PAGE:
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Stollery shout-out

The province’s health-care system is often the target of much criticism, with its workers under daily pressure to meet the needs of patients while struggling with staffing shortages and other challenges that impact delivery of services.

We can sometimes forget those health workers have hearts just like us. But then there comes a touching example that reminds us that despite necessary aloofness, doctors, nurses and aides care.

Last Thursday, Stollery Children’s Hospital staff organized a party to celebrate the homecoming of Christopher Lepine after his year-long stint at the health centre.

The 18-year-old St. Albertan, who has a mental age of two, has spina bifida, cerebral palsy, severe epilepsy, severe Crohn’s disease and other medical conditions. 

Christopher is mainly non-verbal and non-ambulatory. His family and caregiver Janie Overman, a support worker with Excel Society, use a wheelchair to get him from one place to another, including the home he hadn’t been able to live in for the past 12 months. 

On April 4, Christopher was able to return to familiar surroundings in St. Albert, squealing with delight upon his arrival. It was a moment of unbridled joy for him, his family and undoubtedly for those who took care of him at the Stollery as well.

His mother, Katie Ann Lepine, has praised the excellent patient care provided by the pediatric hospital during Christopher’s lengthy stay, but is relieved to bring her son home.

“We’re happy to be home. He’s happy to be home,” she told the Gazette.

The health-care workers who tended to Christopher during what must have been a stressful time in his life are likely sharing in the joy of watching a patient finally leave the confines of the Stollery. They demonstrated as much by throwing the going-away party for the longtime patient, going above and beyond the typical farewell expected when treatment ends.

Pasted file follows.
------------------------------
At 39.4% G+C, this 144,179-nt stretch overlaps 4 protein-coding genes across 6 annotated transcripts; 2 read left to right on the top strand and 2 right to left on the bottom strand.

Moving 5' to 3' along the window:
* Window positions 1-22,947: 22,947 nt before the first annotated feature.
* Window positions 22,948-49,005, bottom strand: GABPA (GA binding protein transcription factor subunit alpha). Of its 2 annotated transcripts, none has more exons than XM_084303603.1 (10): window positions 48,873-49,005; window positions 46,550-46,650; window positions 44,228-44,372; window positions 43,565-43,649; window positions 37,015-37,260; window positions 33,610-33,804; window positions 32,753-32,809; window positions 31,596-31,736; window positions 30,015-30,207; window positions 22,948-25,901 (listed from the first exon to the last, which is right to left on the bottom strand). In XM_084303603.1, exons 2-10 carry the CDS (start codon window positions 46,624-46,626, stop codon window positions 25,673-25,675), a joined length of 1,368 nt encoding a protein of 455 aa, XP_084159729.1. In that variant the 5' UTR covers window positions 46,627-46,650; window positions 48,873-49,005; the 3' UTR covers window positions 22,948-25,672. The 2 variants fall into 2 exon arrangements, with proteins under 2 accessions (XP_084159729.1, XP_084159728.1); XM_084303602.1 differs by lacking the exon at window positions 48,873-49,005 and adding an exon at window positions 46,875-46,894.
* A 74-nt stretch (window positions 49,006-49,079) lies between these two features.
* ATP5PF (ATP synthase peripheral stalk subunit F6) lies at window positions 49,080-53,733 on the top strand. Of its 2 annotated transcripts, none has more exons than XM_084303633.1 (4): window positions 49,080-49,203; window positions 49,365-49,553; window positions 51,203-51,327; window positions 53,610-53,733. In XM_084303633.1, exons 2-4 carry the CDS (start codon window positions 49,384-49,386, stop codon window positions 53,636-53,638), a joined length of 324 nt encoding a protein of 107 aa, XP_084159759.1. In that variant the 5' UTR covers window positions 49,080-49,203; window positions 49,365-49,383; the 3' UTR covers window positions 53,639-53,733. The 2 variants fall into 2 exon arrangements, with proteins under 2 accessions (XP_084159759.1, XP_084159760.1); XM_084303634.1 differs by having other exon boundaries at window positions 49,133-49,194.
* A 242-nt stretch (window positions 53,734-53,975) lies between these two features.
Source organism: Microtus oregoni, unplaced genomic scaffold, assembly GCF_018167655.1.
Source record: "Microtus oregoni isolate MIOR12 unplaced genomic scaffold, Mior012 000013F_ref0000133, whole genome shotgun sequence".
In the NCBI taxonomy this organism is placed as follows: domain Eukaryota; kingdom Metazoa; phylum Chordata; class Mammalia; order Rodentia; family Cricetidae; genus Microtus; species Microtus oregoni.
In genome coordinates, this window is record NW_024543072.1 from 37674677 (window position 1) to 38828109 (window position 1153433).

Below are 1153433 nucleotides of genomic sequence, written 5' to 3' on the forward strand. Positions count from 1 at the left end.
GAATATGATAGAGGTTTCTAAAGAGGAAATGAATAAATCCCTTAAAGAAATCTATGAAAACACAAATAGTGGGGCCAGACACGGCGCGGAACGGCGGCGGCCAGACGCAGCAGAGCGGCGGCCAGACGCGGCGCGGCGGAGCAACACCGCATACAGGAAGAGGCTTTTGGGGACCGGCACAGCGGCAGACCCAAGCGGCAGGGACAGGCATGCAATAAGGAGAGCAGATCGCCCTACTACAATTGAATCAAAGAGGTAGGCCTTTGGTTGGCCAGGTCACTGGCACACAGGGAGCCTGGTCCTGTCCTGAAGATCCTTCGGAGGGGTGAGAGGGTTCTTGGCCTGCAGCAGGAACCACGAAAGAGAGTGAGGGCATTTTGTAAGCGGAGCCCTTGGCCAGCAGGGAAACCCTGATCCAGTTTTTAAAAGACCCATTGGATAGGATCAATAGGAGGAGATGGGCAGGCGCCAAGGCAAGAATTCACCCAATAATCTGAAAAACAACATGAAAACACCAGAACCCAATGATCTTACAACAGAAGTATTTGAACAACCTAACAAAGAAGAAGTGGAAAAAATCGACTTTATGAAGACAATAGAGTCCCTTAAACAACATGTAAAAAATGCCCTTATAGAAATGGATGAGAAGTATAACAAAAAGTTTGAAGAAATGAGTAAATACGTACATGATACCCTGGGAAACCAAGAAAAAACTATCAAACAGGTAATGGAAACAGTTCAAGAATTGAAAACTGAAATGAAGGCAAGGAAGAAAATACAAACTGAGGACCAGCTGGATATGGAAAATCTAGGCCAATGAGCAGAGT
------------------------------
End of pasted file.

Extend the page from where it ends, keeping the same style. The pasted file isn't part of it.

It is clear Christopher left as much of an impression on them as they did on him and his family. These are people who care beyond the level required by their jobs, and in doing so they leave a lasting mark on our community.

Their actions likely come as no surprise to the parents of youngsters who are undergoing or have received short- or long-term treatment at the busy facility.

The Stollery, which opened its doors in 2001, is the only specialized hospital for infants, children and youth in central and northern Alberta.

According to its website,more than 40 per cent of the kids treated at the Stollery reside outside the Edmonton area. Young patients come from northern B.C., Saskatchewan, Manitoba, Nunavut, Yukon and Northwest Territories to receive care offered under the long list of programs currently available at the world-renowned teaching hospital.

Parents rely on the doctors and nurses to ensure their sick children, many of whom have been diagnosed with illnesses such as heart and blood diseases as well as cancer, receive the best care possible. 

With caregivers like these among us, our beloved children and youth are truly in good hands.




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